Updates From The Farm

Fruit trees are interesting plants to grow. Humans have been selecting for better fruit for centuries, and in the process, some of the natural resistance to pests and diseases have been lost. A further challenge is our mild rainy climate, which is perfect for fungal and bacterial diseases that affect fruit trees.

Customers often ask me, ‘when should I do a dormant spray?’  Old school was to spray oil while your fruit trees were fully dormant. Today, we’ve found that it is more effective to spray oil combined with a bactericide or fungicide at specific stages of bud development, also called bud stages. By using bud stages to time our sprays, we end up spraying less- always a goal in the orchard.

In February, we posted about timing sprays for Peach Leaf Curl. Recently, plum and cherry buds are starting to swell, so now’s the time to look at your trees for timing. Stage 3 flower buds is a perfect time to spray an oil plus copper for cherries and plums. What do these sprays do?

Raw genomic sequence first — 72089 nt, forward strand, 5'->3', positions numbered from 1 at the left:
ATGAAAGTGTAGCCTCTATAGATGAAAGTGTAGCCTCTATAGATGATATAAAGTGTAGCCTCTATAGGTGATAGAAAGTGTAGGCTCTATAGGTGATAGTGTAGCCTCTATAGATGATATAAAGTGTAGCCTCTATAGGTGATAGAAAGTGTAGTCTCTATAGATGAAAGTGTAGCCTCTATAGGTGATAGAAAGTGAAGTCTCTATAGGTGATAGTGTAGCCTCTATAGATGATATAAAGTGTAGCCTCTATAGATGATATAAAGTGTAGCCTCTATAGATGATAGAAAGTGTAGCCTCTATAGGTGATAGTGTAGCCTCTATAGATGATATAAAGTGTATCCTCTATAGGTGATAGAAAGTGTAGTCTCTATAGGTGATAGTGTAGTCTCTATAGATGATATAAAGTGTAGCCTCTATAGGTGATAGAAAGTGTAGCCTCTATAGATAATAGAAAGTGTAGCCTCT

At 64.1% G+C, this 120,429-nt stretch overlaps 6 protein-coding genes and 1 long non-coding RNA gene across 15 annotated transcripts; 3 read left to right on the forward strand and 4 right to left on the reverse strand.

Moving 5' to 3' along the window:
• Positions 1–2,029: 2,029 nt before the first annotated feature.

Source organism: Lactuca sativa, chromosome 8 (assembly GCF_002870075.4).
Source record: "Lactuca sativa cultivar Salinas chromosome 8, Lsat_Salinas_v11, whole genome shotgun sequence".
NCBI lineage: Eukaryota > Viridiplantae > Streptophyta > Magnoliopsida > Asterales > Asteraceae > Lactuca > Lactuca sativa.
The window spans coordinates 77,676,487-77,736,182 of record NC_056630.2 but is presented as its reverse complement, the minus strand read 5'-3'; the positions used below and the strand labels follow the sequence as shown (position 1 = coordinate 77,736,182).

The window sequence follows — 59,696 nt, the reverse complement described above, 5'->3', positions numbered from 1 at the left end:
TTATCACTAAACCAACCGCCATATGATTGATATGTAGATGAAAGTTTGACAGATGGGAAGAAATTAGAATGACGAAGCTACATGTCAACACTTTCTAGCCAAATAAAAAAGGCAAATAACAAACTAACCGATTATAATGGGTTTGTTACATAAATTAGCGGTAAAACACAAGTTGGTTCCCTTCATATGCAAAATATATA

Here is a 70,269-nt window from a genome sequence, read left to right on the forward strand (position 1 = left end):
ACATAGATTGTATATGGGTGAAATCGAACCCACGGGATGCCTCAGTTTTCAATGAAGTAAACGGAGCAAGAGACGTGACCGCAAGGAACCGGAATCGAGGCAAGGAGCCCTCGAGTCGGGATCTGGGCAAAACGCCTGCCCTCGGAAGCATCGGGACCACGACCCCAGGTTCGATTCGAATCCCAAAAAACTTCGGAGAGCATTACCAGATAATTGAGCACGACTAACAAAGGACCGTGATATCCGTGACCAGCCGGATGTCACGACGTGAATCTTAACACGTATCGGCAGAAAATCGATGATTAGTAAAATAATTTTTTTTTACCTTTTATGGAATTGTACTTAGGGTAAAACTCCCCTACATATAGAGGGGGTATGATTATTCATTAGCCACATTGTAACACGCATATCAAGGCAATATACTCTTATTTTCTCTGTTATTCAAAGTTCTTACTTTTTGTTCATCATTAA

• Oil in delayed dormant sprays smothers overwintering aphid and mite eggs
  • Copper helps prevent bacterial canker infections, blossom blight and brown rot in stone fruit trees.

Some years, our stone fruit trees can be at stage 3 (just before bloom) in February. This year the bloom has been delayed by the extended cold weather we had January through early March.

How about your apples and pears? We’re not quite there yet on those, but here are the signs you should be looking for: apples and pears should get a spray of oil plus sulfur between stages 4 and 6.

  • Again, the oil in the delayed dormant spray will smother overwintering aphid, scale and mite eggs
  • Sulfur helps prevent powdery mildew at this stage.

Once pears and apples hit stage 4, the flowers can open pretty fast. If you grow varieties that are susceptible to apple or pear scab, you will need to be ready to spray a sulfur spray (with no oil) once your blossoms swell just to the point of showing color (pre-pink, or stage 6). Add Bacillius thurengenisis (Bt) to this spray to get the first hatch of leaf rollers. A second sulfur spray at petal fall will keep your trees healthy and mostly scab free.

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